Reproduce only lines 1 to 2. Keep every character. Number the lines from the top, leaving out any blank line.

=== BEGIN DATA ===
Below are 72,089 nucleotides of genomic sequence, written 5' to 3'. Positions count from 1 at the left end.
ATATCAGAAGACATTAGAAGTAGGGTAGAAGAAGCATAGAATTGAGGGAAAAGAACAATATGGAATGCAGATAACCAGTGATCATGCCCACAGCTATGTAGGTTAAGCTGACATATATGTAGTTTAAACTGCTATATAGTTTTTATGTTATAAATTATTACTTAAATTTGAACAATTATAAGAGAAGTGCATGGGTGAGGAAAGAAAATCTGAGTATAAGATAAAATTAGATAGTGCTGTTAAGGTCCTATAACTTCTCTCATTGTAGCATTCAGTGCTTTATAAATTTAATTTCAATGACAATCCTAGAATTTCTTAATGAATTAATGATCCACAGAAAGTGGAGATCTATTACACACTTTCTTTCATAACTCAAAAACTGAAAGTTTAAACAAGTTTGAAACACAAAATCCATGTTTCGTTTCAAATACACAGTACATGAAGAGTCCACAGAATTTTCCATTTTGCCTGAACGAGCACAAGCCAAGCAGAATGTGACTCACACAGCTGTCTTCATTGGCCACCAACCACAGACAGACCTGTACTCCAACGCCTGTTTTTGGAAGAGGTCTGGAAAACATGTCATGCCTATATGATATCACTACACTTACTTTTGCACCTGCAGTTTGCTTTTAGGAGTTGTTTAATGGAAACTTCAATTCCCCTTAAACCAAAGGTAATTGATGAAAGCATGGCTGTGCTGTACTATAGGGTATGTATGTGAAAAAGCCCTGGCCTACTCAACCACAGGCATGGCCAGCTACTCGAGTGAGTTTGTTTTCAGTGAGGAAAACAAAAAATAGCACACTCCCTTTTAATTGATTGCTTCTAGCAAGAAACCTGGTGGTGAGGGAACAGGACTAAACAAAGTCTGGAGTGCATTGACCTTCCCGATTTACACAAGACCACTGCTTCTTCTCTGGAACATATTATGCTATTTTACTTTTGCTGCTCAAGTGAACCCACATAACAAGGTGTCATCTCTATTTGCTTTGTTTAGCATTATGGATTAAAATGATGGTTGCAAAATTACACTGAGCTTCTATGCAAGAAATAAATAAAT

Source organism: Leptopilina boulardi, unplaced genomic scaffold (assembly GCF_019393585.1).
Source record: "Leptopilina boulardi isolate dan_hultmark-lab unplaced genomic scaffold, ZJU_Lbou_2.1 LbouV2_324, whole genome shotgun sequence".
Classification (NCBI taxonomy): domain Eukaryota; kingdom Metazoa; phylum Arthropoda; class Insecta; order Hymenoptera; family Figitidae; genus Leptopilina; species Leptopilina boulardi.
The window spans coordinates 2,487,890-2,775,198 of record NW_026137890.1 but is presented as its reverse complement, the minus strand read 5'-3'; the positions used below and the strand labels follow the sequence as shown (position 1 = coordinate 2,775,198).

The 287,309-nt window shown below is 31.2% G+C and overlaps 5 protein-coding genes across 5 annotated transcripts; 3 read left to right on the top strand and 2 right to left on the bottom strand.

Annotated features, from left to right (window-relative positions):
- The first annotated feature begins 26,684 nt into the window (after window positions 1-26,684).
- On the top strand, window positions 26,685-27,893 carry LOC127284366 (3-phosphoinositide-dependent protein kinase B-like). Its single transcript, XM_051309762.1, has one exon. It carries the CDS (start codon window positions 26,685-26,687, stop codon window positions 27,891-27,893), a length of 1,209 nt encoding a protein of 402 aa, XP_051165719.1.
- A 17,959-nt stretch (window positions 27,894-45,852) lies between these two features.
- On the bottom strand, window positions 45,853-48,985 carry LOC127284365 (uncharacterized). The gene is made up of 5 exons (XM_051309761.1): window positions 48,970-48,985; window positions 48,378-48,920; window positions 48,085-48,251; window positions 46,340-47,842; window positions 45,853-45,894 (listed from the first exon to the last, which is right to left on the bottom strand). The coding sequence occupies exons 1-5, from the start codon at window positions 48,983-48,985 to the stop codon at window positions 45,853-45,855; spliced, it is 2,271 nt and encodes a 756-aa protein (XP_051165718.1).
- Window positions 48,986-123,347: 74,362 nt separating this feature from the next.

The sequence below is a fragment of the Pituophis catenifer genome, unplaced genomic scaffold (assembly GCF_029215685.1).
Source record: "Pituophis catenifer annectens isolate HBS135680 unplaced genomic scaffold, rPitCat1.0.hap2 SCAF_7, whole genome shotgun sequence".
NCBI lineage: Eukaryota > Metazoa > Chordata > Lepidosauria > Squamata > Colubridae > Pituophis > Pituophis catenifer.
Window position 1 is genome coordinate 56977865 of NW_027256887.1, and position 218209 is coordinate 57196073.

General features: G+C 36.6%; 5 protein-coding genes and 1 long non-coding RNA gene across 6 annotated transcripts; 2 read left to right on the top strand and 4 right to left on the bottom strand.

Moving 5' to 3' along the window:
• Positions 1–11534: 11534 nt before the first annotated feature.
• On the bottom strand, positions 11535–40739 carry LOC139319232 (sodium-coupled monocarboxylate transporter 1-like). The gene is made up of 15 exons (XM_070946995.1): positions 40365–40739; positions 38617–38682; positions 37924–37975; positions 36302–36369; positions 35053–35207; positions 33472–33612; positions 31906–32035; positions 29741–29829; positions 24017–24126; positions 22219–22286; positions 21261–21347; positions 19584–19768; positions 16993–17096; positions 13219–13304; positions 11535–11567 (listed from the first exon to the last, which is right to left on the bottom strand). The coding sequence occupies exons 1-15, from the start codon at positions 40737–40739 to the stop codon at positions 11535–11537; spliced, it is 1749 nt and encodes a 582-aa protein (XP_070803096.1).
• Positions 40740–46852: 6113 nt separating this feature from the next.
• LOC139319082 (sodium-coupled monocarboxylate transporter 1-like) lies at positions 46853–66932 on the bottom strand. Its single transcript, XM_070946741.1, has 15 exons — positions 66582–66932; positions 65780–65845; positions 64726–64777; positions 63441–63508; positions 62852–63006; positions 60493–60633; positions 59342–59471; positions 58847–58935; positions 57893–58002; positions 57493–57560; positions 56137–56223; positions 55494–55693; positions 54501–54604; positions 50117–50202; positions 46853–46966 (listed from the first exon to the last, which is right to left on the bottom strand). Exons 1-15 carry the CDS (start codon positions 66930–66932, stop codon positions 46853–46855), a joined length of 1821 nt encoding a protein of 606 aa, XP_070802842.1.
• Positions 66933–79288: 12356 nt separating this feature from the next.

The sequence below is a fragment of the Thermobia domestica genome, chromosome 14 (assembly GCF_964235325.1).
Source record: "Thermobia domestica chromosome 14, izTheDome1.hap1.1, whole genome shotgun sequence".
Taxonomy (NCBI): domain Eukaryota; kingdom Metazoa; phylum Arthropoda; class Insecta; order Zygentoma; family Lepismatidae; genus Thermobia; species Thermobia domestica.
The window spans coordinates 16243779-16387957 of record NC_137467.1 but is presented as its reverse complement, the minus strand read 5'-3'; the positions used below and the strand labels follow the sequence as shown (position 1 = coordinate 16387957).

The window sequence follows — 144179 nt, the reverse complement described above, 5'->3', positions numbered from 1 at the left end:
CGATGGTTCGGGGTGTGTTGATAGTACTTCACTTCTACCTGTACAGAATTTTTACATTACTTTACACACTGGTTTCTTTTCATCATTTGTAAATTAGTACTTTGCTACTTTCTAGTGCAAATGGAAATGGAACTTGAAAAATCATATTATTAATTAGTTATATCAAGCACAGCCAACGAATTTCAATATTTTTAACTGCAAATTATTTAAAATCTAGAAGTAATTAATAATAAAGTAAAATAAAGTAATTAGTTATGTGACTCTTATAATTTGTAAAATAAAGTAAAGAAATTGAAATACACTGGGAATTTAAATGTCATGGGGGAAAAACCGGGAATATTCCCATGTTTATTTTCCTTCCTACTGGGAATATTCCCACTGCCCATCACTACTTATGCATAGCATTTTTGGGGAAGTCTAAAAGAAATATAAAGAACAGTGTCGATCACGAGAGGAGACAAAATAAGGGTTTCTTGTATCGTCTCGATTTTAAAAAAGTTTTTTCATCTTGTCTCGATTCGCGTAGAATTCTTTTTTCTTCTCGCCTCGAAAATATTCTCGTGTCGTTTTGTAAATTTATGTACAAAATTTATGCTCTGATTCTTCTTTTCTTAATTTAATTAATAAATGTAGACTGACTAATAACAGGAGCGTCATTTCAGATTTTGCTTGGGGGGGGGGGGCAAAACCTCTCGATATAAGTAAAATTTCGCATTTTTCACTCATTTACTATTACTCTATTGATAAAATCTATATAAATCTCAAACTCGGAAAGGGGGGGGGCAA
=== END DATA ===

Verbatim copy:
Below are 72,089 nucleotides of genomic sequence, written 5' to 3'. Positions count from 1 at the left end.
ATATCAGAAGACATTAGAAGTAGGGTAGAAGAAGCATAGAATTGAGGGAAAAGAACAATATGGAATGCAGATAACCAGTGATCATGCCCACAGCTATGTAGGTTAAGCTGACATATATGTAGTTTAAACTGCTATATAGTTTTTATGTTATAAATTATTACTTAAATTTGAACAATTATAAGAGAAGTGCATGGGTGAGGAAAGAAAATCTGAGTATAAGATAAAATTAGATAGTGCTGTTAAGGTCCTATAACTTCTCTCATTGTAGCATTCAGTGCTTTATAAATTTAATTTCAATGACAATCCTAGAATTTCTTAATGAATTAATGATCCACAGAAAGTGGAGATCTATTACACACTTTCTTTCATAACTCAAAAACTGAAAGTTTAAACAAGTTTGAAACACAAAATCCATGTTTCGTTTCAAATACACAGTACATGAAGAGTCCACAGAATTTTCCATTTTGCCTGAACGAGCACAAGCCAAGCAGAATGTGACTCACACAGCTGTCTTCATTGGCCACCAACCACAGACAGACCTGTACTCCAACGCCTGTTTTTGGAAGAGGTCTGGAAAACATGTCATGCCTATATGATATCACTACACTTACTTTTGCACCTGCAGTTTGCTTTTAGGAGTTGTTTAATGGAAACTTCAATTCCCCTTAAACCAAAGGTAATTGATGAAAGCATGGCTGTGCTGTACTATAGGGTATGTATGTGAAAAAGCCCTGGCCTACTCAACCACAGGCATGGCCAGCTACTCGAGTGAGTTTGTTTTCAGTGAGGAAAACAAAAAATAGCACACTCCCTTTTAATTGATTGCTTCTAGCAAGAAACCTGGTGGTGAGGGAACAGGACTAAACAAAGTCTGGAGTGCATTGACCTTCCCGATTTACACAAGACCACTGCTTCTTCTCTGGAACATATTATGCTATTTTACTTTTGCTGCTCAAGTGAACCCACATAACAAGGTGTCATCTCTATTTGCTTTGTTTAGCATTATGGATTAAAATGATGGTTGCAAAATTACACTGAGCTTCTATGCAAGAAATAAATAAAT